Tuesday, January 17, 2017

Toggling OTG Function in a USB Cable

The new control system for FTC (new as of 2015) uses Android phones to control the robot.  One android phone hooks up to joysticks, reads those joystick values, and send them via a wifi-direct connection to a second phone.  The second phone attaches to custom hardware from Modern Robotics which controls a variety of motors and servos, or reads sensor values.  See Figure 1.
Figure 1
In the configuration shown in Figure 1, both phones act as HOSTS... they must provide power and dictate communications to passive electronic devices (joysticks) or active electronics programmed to be USB slaves (Modern Robotics devices).  A phone was not originally intended to be a HOST, rather it is by default a slave to a computer (the master) to which is may be connected to transfer files or charge.  Similarly, the phone was not originally designed to power other devices... the USB jack on a phone was designed to accept power so that the phone's battery could be charged.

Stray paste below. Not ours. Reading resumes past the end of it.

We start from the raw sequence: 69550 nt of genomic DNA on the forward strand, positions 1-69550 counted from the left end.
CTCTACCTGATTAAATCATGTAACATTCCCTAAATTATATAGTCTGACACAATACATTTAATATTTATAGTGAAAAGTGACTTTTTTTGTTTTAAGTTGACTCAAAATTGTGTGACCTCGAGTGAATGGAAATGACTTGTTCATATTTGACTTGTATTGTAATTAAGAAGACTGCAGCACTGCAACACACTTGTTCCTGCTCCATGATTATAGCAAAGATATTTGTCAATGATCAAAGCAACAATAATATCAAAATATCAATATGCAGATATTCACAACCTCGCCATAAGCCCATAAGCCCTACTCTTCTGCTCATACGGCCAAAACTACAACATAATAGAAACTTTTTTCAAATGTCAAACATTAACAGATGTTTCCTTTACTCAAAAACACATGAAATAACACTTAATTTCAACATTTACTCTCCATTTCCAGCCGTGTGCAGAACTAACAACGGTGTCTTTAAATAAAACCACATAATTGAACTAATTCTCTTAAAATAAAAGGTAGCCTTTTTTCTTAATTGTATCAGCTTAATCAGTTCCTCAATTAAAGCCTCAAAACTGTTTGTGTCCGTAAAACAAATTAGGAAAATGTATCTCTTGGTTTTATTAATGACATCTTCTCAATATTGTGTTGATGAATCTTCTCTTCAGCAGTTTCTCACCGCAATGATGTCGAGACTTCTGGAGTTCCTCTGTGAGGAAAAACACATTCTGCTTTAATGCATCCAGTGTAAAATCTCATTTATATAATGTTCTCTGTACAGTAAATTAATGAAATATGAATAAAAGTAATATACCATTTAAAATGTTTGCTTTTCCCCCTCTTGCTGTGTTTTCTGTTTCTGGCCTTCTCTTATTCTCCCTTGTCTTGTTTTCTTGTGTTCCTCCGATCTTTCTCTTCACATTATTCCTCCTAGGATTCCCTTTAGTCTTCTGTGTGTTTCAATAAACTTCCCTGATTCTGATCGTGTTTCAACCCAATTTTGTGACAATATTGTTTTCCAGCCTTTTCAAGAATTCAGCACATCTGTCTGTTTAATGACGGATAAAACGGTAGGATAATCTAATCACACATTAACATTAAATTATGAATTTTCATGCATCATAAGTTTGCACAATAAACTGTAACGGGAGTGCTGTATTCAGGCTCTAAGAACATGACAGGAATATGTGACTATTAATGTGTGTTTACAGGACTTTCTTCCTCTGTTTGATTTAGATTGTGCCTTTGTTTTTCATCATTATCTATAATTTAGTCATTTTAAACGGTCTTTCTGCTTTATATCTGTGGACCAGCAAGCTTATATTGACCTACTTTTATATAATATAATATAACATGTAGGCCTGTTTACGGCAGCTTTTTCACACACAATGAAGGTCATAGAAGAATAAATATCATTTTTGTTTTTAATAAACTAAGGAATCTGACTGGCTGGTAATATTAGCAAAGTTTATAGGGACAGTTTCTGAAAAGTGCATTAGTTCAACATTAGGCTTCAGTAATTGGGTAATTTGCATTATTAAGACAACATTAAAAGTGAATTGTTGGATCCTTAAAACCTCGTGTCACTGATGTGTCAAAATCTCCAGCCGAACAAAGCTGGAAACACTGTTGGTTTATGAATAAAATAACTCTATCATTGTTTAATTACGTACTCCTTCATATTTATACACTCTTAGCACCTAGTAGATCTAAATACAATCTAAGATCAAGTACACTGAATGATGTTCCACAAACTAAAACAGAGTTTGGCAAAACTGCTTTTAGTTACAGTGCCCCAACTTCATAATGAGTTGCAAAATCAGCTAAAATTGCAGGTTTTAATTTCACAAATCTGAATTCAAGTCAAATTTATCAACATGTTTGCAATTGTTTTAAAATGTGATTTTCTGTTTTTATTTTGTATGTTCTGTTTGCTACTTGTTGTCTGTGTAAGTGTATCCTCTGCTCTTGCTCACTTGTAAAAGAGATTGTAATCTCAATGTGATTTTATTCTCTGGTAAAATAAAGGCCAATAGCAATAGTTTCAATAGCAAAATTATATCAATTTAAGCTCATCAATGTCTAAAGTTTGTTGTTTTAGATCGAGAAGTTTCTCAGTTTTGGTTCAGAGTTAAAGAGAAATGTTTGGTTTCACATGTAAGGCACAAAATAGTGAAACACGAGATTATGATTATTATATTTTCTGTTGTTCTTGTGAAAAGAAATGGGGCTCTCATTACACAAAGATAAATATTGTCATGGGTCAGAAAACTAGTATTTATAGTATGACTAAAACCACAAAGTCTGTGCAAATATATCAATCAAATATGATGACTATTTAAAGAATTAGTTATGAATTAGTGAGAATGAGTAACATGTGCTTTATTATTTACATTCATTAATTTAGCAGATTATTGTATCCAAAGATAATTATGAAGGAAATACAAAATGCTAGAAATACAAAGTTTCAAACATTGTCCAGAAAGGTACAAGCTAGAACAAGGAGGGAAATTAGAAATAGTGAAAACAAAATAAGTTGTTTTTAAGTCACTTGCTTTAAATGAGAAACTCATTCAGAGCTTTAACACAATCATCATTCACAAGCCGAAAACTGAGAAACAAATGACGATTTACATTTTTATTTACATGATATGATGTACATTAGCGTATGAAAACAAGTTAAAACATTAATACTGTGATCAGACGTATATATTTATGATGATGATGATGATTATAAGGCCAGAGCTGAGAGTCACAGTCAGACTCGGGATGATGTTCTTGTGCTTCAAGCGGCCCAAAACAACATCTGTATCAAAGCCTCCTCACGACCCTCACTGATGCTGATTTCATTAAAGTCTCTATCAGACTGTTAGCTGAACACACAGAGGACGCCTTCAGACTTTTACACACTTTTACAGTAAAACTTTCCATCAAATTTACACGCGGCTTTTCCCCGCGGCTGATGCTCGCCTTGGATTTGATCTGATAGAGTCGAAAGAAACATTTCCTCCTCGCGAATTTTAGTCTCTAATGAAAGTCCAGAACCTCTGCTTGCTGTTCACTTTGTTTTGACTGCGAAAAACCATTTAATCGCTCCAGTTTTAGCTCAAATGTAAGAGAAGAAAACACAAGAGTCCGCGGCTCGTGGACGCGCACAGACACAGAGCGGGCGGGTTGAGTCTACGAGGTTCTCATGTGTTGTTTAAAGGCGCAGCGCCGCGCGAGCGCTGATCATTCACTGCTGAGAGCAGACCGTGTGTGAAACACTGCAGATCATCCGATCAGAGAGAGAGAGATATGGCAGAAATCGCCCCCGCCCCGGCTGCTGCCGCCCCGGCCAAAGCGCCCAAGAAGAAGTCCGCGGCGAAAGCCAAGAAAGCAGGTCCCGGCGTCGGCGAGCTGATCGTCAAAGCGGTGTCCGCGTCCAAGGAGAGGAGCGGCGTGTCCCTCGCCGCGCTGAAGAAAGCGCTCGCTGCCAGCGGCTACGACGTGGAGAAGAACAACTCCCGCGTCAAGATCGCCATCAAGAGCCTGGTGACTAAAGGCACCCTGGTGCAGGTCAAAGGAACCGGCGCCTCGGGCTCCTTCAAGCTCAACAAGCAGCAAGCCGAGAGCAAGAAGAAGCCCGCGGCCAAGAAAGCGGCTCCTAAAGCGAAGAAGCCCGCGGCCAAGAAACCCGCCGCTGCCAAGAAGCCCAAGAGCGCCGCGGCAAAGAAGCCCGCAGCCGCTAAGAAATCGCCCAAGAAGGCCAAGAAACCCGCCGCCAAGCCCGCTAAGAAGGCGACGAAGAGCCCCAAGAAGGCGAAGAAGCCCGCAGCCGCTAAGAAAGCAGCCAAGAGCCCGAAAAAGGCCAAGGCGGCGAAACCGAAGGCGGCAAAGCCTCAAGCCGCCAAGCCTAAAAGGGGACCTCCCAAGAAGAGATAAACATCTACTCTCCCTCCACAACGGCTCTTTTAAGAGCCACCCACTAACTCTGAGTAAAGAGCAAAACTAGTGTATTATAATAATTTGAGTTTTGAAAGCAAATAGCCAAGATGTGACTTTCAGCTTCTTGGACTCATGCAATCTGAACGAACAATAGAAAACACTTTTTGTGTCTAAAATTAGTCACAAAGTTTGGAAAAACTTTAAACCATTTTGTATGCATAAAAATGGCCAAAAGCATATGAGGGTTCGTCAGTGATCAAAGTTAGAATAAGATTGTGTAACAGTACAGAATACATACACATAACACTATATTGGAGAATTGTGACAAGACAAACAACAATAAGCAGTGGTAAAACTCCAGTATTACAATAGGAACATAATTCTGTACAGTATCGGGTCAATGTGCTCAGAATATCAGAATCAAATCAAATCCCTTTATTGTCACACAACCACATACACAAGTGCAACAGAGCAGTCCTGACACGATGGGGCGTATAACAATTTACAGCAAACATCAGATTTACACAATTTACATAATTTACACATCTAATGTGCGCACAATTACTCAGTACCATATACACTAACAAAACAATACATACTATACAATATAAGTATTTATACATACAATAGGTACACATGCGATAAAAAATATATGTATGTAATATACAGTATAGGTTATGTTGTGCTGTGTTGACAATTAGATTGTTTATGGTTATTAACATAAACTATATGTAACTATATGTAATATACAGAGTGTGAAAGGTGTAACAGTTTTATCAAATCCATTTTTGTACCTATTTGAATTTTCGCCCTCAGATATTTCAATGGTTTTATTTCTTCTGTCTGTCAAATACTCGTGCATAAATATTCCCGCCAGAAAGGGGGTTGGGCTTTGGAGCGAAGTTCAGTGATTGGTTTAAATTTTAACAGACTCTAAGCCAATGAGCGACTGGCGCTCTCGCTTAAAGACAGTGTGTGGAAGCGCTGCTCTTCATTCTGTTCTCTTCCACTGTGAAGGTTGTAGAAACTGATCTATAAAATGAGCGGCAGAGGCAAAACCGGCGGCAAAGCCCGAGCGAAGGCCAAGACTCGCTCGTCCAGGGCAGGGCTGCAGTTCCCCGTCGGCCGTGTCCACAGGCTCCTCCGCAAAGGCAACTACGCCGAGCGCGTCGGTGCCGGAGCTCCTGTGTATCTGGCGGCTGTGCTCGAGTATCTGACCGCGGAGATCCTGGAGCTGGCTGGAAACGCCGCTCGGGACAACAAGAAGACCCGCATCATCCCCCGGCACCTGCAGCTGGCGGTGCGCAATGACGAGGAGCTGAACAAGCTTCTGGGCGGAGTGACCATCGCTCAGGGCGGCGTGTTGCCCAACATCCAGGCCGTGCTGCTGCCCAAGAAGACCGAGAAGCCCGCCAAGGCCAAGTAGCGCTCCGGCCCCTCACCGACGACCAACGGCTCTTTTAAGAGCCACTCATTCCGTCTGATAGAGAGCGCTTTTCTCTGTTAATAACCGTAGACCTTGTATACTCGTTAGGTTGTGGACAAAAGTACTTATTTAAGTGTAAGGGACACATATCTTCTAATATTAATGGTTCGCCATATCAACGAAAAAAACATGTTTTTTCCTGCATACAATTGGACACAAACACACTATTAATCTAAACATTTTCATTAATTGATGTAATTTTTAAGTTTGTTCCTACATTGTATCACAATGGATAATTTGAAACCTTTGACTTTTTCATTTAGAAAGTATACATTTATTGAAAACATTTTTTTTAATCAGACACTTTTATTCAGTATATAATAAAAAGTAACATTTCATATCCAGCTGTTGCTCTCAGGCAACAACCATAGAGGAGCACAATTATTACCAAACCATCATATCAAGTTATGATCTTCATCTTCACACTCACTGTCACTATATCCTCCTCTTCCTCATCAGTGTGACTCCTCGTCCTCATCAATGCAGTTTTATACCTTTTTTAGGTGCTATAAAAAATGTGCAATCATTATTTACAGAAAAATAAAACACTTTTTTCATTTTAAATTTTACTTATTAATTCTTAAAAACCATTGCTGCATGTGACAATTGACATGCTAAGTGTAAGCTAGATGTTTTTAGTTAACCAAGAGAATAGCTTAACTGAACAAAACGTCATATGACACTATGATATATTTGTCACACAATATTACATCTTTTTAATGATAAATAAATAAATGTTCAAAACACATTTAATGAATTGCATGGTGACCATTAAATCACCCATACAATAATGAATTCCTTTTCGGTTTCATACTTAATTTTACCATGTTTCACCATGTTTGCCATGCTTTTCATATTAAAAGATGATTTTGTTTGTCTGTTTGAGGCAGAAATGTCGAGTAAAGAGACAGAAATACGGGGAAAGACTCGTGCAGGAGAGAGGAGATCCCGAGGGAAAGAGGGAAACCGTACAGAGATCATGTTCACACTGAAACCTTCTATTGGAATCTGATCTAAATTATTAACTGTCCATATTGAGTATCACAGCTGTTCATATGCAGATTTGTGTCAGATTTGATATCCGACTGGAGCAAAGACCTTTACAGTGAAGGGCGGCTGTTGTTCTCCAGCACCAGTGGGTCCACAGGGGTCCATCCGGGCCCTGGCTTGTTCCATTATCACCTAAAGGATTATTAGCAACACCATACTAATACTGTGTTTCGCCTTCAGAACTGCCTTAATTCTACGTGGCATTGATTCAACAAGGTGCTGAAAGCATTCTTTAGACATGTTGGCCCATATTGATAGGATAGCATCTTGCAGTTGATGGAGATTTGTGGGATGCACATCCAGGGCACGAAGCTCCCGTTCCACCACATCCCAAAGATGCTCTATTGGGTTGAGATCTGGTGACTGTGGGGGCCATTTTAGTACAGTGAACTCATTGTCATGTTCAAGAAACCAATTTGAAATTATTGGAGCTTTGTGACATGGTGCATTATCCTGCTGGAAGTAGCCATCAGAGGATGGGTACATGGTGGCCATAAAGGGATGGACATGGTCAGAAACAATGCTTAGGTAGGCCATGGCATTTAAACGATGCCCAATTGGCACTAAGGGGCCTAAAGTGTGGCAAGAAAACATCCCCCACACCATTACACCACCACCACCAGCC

A protocol call On-The-Go (OTG) was developed to allow phones to act as HOSTS under certain circumstances.  When a special cable is plugged into the phone, it acts as a HOST.  When a normal USB cable is plugged into the phone, it acts as a client and can be charged and receive information from a computer (eg be programmed).  See figures 2 and 3.  These two modes of operation are currently mutually exclusive (although there is talk of a new OTG standard which will allow the phone to charge even when in OTG mode... this standard currently only works on certain Android phones).
Figure 2: Configuration for CHARGING and
Figure 3: Configuration for Running and
Controlling the Robot